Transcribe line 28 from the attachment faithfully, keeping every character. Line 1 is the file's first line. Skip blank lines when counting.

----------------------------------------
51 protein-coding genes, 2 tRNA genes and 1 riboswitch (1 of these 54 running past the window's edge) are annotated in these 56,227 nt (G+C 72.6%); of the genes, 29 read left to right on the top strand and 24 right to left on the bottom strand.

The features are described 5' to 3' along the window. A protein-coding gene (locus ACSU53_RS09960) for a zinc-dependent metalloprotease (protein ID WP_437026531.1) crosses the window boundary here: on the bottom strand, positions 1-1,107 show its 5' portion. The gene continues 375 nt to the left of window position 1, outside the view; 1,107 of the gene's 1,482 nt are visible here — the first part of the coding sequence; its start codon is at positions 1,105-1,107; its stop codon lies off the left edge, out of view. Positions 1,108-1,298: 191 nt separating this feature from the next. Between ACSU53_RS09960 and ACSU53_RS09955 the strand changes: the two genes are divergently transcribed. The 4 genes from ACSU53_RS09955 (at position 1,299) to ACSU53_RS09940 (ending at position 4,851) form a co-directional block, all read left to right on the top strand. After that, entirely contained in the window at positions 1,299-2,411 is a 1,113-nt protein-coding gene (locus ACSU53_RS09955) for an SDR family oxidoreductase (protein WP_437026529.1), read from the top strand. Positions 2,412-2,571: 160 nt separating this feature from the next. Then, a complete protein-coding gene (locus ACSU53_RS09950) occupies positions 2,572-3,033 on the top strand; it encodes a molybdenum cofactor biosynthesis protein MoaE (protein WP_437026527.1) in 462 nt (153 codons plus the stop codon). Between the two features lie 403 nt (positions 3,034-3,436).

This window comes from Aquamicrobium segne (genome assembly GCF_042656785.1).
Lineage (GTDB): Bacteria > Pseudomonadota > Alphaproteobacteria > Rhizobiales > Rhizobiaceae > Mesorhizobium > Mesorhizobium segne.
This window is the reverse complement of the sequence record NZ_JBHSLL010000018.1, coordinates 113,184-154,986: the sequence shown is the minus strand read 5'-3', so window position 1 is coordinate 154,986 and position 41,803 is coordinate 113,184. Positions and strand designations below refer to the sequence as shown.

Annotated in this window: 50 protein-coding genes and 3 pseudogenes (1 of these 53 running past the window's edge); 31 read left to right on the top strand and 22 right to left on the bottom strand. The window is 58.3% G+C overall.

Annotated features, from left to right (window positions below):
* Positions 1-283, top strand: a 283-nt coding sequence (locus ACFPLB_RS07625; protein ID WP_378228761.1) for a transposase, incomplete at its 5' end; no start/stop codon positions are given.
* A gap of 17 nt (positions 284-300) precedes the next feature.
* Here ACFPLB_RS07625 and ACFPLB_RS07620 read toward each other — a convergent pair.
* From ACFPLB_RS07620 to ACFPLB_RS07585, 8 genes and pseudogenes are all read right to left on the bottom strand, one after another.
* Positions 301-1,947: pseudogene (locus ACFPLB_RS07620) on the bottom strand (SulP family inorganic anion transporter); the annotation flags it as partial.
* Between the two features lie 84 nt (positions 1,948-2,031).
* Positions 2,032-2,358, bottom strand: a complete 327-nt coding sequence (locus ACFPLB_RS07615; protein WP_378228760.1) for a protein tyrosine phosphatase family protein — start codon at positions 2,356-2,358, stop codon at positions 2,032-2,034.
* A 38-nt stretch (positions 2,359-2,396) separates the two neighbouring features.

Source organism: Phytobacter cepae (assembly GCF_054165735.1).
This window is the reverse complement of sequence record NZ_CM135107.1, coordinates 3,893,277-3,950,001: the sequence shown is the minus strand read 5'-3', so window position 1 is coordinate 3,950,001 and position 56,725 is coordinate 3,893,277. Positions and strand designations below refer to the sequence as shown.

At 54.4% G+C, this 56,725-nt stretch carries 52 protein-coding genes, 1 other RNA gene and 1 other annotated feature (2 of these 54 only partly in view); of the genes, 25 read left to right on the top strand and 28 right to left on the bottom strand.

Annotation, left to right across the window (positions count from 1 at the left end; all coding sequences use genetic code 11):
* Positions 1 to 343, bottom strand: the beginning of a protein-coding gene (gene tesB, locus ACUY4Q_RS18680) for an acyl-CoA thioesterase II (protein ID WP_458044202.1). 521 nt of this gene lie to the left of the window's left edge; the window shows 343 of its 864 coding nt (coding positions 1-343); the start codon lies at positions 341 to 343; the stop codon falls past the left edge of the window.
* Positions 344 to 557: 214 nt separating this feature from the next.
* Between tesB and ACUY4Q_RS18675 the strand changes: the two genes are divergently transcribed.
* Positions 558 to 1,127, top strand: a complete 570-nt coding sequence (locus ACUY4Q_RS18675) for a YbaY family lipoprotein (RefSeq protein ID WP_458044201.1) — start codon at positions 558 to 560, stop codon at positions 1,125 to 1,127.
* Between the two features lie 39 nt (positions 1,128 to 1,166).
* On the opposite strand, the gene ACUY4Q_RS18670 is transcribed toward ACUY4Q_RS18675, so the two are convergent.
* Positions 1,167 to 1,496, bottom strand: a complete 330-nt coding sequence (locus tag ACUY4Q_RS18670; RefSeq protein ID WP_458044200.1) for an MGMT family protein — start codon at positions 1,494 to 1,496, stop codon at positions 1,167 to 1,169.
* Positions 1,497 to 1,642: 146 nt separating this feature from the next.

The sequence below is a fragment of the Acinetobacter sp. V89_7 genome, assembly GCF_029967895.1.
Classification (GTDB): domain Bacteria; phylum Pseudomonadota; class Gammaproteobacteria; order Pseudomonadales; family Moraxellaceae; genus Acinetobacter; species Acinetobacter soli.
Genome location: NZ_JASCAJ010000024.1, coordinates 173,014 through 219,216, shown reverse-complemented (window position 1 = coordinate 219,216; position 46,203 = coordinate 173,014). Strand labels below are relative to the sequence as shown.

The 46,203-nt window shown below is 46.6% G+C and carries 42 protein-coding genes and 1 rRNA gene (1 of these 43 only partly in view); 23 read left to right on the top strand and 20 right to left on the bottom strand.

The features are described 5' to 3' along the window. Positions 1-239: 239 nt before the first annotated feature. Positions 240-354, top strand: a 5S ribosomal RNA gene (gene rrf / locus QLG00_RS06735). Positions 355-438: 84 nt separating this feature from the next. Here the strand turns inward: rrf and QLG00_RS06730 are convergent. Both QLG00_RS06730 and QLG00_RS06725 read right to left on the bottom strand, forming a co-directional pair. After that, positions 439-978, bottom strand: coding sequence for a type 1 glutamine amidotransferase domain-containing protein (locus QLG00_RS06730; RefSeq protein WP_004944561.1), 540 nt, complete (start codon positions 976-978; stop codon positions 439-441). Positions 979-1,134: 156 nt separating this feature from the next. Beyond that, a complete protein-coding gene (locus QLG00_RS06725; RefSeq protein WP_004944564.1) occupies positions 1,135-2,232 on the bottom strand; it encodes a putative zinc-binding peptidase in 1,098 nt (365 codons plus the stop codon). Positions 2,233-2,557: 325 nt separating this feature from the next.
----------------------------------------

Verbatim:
The sequence below is a fragment of the Acinetobacter sp. V89_7 genome, assembly GCF_029967895.1.